I posted this about a month ago in anticipation of starting this series in the middle of August. However, things got delayed for various good reasons and perhaps some not so good reasons. So, now I am reposting it at the start of our series on the book of Mark.
Mark: According To
John Mark or as we usually do, simply shorten his name to Mark is from the Latin Marcus. His first name is John and according to Acts 12:12 his mother’s name was Marry. He identifies himself in Acts 13:5, 13 as John. He also has the distinction of being the cousin of Barnabas.
Christian tradition and some historical evidence points to John Mark’s home being in the same structure with the “Upper Room” (see Matthew 26:18) as being part of the house in which Mark’s family lived. For a time, this served as headquarters of the early Christian Church in Jerusalem. It must have been a fairly large structure for several of the disciples lived here after the resurrection.
On a side note: I have often wondered if the “Upper Room” mentioned Nehemiah 3:31 and 32 is the same upper room that John Mark’s family allowed Jesus and His disciples and then the early Christian church to use.
It was John Mark who accompanied Paul and Barnabas on the first part of their missionary journey before homesickness set in and he returned to Jerusalem. This upset Paul greatly, but Peter took Mark under his protective care and they became close friends, even to the point of Peter calling Mark “my son” (I Peter 5:13). Some scholars have wondered since Mark became such a confidant of Peter if perhaps the book title “Mark: According to” is actually the story of Peter as told to Mark.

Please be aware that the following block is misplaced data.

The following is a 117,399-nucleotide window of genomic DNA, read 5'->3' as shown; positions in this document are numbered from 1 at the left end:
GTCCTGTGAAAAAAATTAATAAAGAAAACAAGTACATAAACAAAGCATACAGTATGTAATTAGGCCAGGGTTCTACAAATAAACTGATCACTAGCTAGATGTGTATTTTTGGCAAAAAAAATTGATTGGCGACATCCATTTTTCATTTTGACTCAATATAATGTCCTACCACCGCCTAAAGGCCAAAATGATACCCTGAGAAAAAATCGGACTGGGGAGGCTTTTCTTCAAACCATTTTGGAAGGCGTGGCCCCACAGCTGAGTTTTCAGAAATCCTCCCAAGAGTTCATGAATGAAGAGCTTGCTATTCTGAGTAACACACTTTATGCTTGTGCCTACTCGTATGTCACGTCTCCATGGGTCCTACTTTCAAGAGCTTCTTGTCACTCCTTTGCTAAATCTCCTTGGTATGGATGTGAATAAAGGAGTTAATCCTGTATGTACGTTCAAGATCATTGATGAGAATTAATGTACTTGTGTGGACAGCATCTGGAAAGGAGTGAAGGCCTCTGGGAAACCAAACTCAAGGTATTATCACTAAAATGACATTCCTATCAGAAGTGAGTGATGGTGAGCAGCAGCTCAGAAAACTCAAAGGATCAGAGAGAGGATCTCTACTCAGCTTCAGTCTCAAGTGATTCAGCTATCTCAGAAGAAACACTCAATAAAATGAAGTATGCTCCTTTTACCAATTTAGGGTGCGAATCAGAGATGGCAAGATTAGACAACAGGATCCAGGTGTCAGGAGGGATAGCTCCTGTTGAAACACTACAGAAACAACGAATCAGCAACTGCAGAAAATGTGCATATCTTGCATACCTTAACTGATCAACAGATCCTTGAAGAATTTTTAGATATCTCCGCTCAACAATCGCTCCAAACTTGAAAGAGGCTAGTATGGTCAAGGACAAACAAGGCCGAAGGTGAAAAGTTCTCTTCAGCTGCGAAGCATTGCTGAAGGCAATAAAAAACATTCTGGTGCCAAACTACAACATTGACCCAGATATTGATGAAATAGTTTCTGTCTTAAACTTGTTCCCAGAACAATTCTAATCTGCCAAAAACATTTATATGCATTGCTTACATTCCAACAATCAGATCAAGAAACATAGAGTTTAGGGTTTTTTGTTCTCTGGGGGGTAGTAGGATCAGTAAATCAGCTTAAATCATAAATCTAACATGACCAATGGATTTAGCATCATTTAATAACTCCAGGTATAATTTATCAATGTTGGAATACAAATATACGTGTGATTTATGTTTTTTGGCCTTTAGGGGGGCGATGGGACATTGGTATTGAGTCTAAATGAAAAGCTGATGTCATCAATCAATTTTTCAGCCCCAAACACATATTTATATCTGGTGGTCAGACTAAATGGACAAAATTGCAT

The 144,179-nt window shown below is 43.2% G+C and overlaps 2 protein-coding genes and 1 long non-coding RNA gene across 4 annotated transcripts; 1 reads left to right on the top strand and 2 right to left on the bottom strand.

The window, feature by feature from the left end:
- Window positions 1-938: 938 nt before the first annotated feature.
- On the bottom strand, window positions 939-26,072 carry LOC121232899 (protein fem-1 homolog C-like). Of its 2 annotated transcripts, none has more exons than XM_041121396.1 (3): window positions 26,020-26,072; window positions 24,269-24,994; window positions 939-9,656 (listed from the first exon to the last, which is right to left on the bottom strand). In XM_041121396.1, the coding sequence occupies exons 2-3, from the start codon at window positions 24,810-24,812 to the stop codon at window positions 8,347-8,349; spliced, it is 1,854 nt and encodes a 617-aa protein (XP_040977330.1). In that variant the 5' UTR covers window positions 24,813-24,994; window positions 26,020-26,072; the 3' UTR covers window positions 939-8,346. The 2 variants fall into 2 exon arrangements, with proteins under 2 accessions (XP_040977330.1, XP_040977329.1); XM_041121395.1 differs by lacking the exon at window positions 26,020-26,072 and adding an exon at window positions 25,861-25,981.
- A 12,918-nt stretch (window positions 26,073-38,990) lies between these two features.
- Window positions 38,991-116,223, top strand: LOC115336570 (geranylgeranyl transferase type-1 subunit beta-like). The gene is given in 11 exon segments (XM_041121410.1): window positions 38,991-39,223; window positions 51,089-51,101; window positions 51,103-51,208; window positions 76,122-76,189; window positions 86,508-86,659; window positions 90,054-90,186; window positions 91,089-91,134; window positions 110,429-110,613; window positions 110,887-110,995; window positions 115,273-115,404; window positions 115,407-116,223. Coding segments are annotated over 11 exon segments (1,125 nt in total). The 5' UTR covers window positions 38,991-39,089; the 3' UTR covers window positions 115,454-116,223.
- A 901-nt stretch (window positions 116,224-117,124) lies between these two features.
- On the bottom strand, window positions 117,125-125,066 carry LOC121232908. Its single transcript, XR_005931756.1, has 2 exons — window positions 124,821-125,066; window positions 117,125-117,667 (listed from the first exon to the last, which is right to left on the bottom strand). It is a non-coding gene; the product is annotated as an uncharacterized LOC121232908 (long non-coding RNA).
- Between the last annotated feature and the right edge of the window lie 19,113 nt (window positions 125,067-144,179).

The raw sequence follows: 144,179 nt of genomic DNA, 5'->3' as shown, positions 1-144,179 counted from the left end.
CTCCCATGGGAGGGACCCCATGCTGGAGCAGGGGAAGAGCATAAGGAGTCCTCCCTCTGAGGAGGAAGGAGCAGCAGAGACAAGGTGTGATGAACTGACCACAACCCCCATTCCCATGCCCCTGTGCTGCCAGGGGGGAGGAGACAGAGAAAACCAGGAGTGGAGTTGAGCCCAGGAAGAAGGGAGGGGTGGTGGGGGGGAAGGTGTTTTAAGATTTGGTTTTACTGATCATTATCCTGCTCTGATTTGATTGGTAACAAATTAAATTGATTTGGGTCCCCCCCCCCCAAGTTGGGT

Strangely, although Mark is of Jewish decent and living in Jerusalem yet the book was not written for the Jew, but rather for the Gentile believer attempting to understand better who Christ is. This is clear because Mark took the time to explain the Jewish Passover and customs of the Pharisees, that Jewish readers would not have needed help understanding.
It also seems clear that the Gospel According to Mark is the first of the four gospels to be written and it was written close to chronological order and paid close attention to Christ’s miracles. While Matthew focused on the royalty and teaching of Jesus, Mark concentrates on the miracles of Jesus, calling Jesus a man of action. For Mark, Christ’s many miracles are a manifestation of Jesus divine power attesting to the fact that Jesus is indeed the hoped for Messiah.
Perhaps It was a good thing Mark became homesick and returned to Jerusalem for without his daily contact and companionship of Peter, he would not have heard the stories that made up “Mark: According to.”